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I have a openpgp key with 3 subkeys:

> gpg --list-keys
<keyring-location>
-------------------------------
pub   rsa4096 2017-05-19 [SC] [expires: 2019-05-19]
      <key-id>
uid           [ultimate] <my-name> <my-email>
sub   rsa4096 2017-05-19 [E] [expires: 2019-05-19]
sub   rsa4096 2017-05-19 [S] [expires: 2019-05-19]
sub   rsa4096 2017-05-19 [A] [expires: 2019-05-19]

My goal: I want to create a certificate for my pulic key for authentication with strongswan.

Now when I export the key, I get:

> gpg  --armor --export <key-id>
-----BEGIN PGP PUBLIC KEY BLOCK-----
...
-----END PGP PUBLIC KEY BLOCK-----

My questions:

  1. What is a public key block? Does it contain all my public keys?
  2. How can I extract the public key of my authentication key so that I can create a certificate for it?
  3. If I have a certificate, how can I check if it is for the authentication key?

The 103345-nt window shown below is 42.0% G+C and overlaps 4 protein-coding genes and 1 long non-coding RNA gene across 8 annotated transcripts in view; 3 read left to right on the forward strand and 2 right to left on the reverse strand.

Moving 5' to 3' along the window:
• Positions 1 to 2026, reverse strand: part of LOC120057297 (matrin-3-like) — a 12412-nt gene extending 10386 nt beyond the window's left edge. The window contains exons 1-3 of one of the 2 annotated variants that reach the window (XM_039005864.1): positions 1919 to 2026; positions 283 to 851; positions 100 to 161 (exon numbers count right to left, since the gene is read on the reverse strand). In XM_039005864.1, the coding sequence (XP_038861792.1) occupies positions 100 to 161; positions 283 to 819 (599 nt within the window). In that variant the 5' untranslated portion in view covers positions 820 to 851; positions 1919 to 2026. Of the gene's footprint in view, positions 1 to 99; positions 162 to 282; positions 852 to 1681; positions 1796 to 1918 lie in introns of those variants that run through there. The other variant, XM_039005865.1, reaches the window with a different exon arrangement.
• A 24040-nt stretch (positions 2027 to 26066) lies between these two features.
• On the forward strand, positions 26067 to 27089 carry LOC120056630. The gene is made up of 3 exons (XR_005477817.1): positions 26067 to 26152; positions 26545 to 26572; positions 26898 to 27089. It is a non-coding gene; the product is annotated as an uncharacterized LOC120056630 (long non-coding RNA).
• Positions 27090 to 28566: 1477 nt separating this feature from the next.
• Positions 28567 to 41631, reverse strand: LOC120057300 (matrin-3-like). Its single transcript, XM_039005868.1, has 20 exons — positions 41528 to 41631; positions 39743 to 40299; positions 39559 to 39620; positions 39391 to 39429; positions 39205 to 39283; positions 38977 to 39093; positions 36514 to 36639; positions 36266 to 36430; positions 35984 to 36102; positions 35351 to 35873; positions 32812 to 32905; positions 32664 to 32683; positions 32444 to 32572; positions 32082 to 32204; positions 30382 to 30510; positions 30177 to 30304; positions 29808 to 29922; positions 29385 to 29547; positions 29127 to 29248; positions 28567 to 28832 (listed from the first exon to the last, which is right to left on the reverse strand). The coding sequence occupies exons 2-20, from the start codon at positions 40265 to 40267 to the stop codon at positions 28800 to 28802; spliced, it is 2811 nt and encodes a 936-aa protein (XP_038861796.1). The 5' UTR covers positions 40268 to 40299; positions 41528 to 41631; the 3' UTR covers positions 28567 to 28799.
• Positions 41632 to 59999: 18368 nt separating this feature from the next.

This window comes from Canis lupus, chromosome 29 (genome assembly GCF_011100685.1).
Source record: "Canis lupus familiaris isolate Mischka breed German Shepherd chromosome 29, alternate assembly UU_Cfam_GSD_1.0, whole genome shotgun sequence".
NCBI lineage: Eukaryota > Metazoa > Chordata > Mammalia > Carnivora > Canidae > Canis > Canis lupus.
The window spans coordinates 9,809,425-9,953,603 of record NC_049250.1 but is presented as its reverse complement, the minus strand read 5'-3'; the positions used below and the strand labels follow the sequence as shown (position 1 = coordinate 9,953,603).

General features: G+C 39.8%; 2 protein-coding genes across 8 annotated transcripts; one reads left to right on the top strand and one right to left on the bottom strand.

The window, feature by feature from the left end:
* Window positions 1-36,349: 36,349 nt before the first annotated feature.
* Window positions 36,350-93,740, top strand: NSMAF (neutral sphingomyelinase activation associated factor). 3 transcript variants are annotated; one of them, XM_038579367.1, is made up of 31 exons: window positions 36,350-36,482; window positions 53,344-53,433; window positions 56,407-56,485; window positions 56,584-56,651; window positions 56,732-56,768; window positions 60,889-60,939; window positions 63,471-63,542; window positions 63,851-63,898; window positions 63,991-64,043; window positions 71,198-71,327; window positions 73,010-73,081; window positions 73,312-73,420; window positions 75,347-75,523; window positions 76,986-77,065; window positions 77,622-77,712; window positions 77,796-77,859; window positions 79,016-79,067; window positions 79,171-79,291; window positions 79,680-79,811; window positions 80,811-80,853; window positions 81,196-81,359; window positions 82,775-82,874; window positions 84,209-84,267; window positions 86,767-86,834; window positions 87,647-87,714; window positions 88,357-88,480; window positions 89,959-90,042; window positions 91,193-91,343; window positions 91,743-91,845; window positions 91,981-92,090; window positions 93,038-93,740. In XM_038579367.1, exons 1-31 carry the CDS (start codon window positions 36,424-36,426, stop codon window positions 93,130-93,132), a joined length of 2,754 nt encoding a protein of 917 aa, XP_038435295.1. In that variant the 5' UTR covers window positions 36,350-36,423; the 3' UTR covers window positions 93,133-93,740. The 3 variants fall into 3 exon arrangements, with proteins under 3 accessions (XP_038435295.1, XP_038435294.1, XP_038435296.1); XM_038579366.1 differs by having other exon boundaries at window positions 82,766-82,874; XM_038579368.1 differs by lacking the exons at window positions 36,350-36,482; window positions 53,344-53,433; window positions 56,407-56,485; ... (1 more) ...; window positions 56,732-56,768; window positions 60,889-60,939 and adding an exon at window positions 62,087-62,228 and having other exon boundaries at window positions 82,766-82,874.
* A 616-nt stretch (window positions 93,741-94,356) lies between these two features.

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  1. The public key block is a structure that contains one public pgp key. However the structure does not only contain the public key, but more information such as public key algorithm, key expiration time and so on. Depending on what "key-id" you used with your export command, the public key block will contain the public key correponding to that "key-id".
  2. It might be useful to see what information your pgp key contains so that you can extract your public key from it. You could use a site such as https://cirw.in/gpg-decoder/ to check all information contained inside your public gpg key block.
  3. You could use your private key corresponding to your public key for which you created a certificate to sign a message (e.g. with OpenSSL). Then you could use the certificate, more specifically the public key inside that certificate, to check if the signature you created can be successfully verified. If so, you can be sure that the certificate matches your private gpg key.
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  • 1
    $\begingroup$ I saw a tool called pgpdump that does the same, if you're a bit more privacy minded... $\endgroup$ – Maarten Bodewes Jul 17 '18 at 14:37

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